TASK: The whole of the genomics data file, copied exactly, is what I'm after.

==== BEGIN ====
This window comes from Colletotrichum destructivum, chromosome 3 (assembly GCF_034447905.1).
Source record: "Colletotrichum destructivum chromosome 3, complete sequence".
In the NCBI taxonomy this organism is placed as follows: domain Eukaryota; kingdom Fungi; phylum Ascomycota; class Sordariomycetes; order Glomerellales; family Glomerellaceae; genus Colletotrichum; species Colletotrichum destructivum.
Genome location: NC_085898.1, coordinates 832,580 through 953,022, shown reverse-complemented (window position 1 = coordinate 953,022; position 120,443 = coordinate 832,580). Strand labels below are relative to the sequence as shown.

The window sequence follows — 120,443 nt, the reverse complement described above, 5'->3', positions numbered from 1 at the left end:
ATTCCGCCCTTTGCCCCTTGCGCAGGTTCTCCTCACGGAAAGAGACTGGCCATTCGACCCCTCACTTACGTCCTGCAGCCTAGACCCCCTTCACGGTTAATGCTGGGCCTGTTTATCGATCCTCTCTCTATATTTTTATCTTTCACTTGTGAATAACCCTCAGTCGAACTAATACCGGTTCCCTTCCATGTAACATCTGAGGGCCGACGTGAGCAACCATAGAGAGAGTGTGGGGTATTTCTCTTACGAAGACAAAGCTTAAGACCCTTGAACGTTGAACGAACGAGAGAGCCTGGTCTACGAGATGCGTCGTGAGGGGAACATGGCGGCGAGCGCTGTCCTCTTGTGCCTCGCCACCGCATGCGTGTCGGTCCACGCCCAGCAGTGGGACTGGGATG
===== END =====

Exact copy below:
This window comes from Colletotrichum destructivum, chromosome 3 (assembly GCF_034447905.1).
Source record: "Colletotrichum destructivum chromosome 3, complete sequence".
In the NCBI taxonomy this organism is placed as follows: domain Eukaryota; kingdom Fungi; phylum Ascomycota; class Sordariomycetes; order Glomerellales; family Glomerellaceae; genus Colletotrichum; species Colletotrichum destructivum.
Genome location: NC_085898.1, coordinates 832,580 through 953,022, shown reverse-complemented (window position 1 = coordinate 953,022; position 120,443 = coordinate 832,580). Strand labels below are relative to the sequence as shown.

The window sequence follows — 120,443 nt, the reverse complement described above, 5'->3', positions numbered from 1 at the left end:
ATTCCGCCCTTTGCCCCTTGCGCAGGTTCTCCTCACGGAAAGAGACTGGCCATTCGACCCCTCACTTACGTCCTGCAGCCTAGACCCCCTTCACGGTTAATGCTGGGCCTGTTTATCGATCCTCTCTCTATATTTTTATCTTTCACTTGTGAATAACCCTCAGTCGAACTAATACCGGTTCCCTTCCATGTAACATCTGAGGGCCGACGTGAGCAACCATAGAGAGAGTGTGGGGTATTTCTCTTACGAAGACAAAGCTTAAGACCCTTGAACGTTGAACGAACGAGAGAGCCTGGTCTACGAGATGCGTCGTGAGGGGAACATGGCGGCGAGCGCTGTCCTCTTGTGCCTCGCCACCGCATGCGTGTCGGTCCACGCCCAGCAGTGGGACTGGGATG